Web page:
Blake often represented figures from the Bible and classical Greek and Roman mythology, along with allegorical characters from his own imagined universe that personified a myriad of emotions, behaviors, and concepts. A few invented figures that appear in his work include “Albion,” who generally represents England and fallen humankind, “Urizen” who often depicts tyranny and oppression, and “Orc” who embodies defiance and revolution.
“Blake employed innovative graphic techniques to combine poetry and images, often using his own highly allegorical characters to respond to the historic events of the time in a veiled manner,” said Edina Adam, assistant curator at the Getty Museum. “By employing his mythology to comment on revolutions, wars, political and economic repression, and social unrest, he was cleverly able to avoid persecution.”
Later in his career, Blake enjoyed the patronage of a small group of well-off, educated individuals. His most significant patron was the civil servant Thomas Butts, who allowed Blake to retain his artistic freedom while producing over 80 Biblical watercolors for him. Possibly intended as illustrated inserts for a large Bible, five pages from this series are featured in the exhibition, including The Death of a Virgin.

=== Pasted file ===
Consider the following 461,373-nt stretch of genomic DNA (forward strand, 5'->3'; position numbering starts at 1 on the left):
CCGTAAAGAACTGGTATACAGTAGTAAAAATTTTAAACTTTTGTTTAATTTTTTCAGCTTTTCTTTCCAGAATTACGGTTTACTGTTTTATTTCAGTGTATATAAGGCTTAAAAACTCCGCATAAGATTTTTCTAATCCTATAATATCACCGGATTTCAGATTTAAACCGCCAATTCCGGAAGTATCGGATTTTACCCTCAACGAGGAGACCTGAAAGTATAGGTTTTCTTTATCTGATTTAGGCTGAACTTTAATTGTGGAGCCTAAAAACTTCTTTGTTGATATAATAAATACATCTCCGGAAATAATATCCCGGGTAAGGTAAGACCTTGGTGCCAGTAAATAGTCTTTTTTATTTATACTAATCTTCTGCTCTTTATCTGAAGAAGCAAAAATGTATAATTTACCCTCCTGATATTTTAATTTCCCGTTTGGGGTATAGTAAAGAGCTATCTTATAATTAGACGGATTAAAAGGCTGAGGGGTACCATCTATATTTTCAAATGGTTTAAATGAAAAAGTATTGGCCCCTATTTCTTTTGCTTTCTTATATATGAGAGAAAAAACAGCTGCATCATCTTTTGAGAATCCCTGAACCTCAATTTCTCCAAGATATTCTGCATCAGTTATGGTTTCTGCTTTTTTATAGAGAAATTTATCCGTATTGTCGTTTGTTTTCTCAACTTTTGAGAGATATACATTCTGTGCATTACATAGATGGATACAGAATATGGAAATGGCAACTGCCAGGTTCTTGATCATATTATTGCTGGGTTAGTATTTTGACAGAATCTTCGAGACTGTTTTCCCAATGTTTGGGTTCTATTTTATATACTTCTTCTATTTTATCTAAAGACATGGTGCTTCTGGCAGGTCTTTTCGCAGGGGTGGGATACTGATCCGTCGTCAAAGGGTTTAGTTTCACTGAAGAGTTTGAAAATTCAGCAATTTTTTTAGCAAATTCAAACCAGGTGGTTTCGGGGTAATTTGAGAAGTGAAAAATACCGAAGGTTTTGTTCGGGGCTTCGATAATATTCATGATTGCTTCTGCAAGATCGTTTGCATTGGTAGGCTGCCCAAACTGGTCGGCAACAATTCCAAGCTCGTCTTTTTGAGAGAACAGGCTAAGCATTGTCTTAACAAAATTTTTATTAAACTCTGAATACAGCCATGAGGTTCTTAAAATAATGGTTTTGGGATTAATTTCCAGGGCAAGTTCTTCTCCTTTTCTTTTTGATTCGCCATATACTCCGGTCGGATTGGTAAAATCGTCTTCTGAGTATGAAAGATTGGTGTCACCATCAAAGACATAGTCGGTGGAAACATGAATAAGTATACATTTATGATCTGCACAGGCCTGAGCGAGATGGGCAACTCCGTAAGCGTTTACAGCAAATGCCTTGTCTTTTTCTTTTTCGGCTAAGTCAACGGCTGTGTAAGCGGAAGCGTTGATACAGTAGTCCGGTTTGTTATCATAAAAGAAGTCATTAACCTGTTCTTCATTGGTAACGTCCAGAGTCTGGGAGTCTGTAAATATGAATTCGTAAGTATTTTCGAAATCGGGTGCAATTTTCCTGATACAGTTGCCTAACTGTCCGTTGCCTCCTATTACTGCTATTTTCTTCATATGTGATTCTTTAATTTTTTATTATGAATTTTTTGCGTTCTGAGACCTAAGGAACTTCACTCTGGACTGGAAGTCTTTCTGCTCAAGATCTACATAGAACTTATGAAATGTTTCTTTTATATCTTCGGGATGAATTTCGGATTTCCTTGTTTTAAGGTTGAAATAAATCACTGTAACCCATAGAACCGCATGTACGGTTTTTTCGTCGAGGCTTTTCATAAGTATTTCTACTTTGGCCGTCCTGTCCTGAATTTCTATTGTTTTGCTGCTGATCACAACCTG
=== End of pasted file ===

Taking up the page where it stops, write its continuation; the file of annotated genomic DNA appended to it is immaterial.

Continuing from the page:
While the Bible was an endless source of inspiration for Blake’s work, his views on religion were complex and at times contradictory. He disagreed with the idea of God as an omnipotent patriarch or vengeful deity. Rather, he identified as a spiritualist and claimed to have experienced frequent visions. Blake’s best-known tempera work, The Ghost of a Flea, is the result of a séance-like vision. It has not been exhibited outside the U.K. for decades and will appear in the Getty exhibition alongside a key preliminary sketch.
“William Blake’s deep spirituality, questioning nature, and vivid imagination particularly resonated with poets and musicians of the 1960s and 1970s such as Allen Ginsberg, Patti Smith, and Bob Dylan. Yet Blake’s work continues to pop up in many unexpected places too, and it feels eternally relevant,” said Julian Brooks, senior curator of drawings at the Getty Museum. “We hope visitors who enter his visionary world through this exhibition will leave feeling empowered to explore the boundaries of what can be imagined.”